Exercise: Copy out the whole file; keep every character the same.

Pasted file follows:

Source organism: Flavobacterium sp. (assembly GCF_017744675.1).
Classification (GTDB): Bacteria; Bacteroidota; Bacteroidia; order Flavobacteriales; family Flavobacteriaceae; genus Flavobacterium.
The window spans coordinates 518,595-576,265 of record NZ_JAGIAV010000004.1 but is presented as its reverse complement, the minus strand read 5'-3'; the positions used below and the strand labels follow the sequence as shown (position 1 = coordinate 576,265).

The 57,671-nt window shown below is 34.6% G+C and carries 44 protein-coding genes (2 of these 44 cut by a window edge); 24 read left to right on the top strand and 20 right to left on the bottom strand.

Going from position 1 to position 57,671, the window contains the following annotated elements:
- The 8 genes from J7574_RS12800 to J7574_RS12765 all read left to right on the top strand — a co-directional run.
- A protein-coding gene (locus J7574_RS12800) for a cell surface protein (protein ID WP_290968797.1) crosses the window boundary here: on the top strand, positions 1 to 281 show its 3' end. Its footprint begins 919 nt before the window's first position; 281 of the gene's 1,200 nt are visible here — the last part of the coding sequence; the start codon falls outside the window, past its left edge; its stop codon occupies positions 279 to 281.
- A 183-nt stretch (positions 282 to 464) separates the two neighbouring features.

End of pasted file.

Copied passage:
Source organism: Flavobacterium sp. (assembly GCF_017744675.1).
Classification (GTDB): Bacteria; Bacteroidota; Bacteroidia; order Flavobacteriales; family Flavobacteriaceae; genus Flavobacterium.
The window spans coordinates 518,595-576,265 of record NZ_JAGIAV010000004.1 but is presented as its reverse complement, the minus strand read 5'-3'; the positions used below and the strand labels follow the sequence as shown (position 1 = coordinate 576,265).

The 57,671-nt window shown below is 34.6% G+C and carries 44 protein-coding genes (2 of these 44 cut by a window edge); 24 read left to right on the top strand and 20 right to left on the bottom strand.

Going from position 1 to position 57,671, the window contains the following annotated elements:
- The 8 genes from J7574_RS12800 to J7574_RS12765 all read left to right on the top strand — a co-directional run.
- A protein-coding gene (locus J7574_RS12800) for a cell surface protein (protein ID WP_290968797.1) crosses the window boundary here: on the top strand, positions 1 to 281 show its 3' end. Its footprint begins 919 nt before the window's first position; 281 of the gene's 1,200 nt are visible here — the last part of the coding sequence; the start codon falls outside the window, past its left edge; its stop codon occupies positions 279 to 281.
- A 183-nt stretch (positions 282 to 464) separates the two neighbouring features.